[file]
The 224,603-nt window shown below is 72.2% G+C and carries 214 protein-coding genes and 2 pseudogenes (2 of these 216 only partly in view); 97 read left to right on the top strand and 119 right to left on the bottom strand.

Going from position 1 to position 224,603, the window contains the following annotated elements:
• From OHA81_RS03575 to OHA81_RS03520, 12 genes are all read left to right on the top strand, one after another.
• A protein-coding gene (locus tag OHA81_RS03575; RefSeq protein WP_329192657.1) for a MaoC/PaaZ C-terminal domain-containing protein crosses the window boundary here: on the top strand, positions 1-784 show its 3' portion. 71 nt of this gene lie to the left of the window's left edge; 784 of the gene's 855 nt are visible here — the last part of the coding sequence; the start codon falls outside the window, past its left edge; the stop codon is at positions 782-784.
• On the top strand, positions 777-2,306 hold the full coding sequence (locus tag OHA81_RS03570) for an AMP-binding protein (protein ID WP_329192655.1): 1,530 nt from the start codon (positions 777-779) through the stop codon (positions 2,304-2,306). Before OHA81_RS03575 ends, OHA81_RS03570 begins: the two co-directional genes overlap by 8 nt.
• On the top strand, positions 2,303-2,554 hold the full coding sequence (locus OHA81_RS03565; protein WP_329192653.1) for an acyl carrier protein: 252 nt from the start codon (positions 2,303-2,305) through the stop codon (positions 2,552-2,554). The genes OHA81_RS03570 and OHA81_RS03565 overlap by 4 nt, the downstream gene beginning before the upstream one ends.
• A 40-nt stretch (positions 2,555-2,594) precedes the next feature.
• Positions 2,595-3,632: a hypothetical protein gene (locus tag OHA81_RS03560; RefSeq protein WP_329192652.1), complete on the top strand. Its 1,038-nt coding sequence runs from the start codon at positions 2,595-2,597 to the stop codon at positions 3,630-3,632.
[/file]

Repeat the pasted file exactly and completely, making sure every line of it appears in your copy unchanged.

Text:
The 224,603-nt window shown below is 72.2% G+C and carries 214 protein-coding genes and 2 pseudogenes (2 of these 216 only partly in view); 97 read left to right on the top strand and 119 right to left on the bottom strand.

Going from position 1 to position 224,603, the window contains the following annotated elements:
• From OHA81_RS03575 to OHA81_RS03520, 12 genes are all read left to right on the top strand, one after another.
• A protein-coding gene (locus tag OHA81_RS03575; RefSeq protein WP_329192657.1) for a MaoC/PaaZ C-terminal domain-containing protein crosses the window boundary here: on the top strand, positions 1-784 show its 3' portion. 71 nt of this gene lie to the left of the window's left edge; 784 of the gene's 855 nt are visible here — the last part of the coding sequence; the start codon falls outside the window, past its left edge; the stop codon is at positions 782-784.
• On the top strand, positions 777-2,306 hold the full coding sequence (locus tag OHA81_RS03570) for an AMP-binding protein (protein ID WP_329192655.1): 1,530 nt from the start codon (positions 777-779) through the stop codon (positions 2,304-2,306). Before OHA81_RS03575 ends, OHA81_RS03570 begins: the two co-directional genes overlap by 8 nt.
• On the top strand, positions 2,303-2,554 hold the full coding sequence (locus OHA81_RS03565; protein WP_329192653.1) for an acyl carrier protein: 252 nt from the start codon (positions 2,303-2,305) through the stop codon (positions 2,552-2,554). The genes OHA81_RS03570 and OHA81_RS03565 overlap by 4 nt, the downstream gene beginning before the upstream one ends.
• A 40-nt stretch (positions 2,555-2,594) precedes the next feature.
• Positions 2,595-3,632: a hypothetical protein gene (locus tag OHA81_RS03560; RefSeq protein WP_329192652.1), complete on the top strand. Its 1,038-nt coding sequence runs from the start codon at positions 2,595-2,597 to the stop codon at positions 3,630-3,632.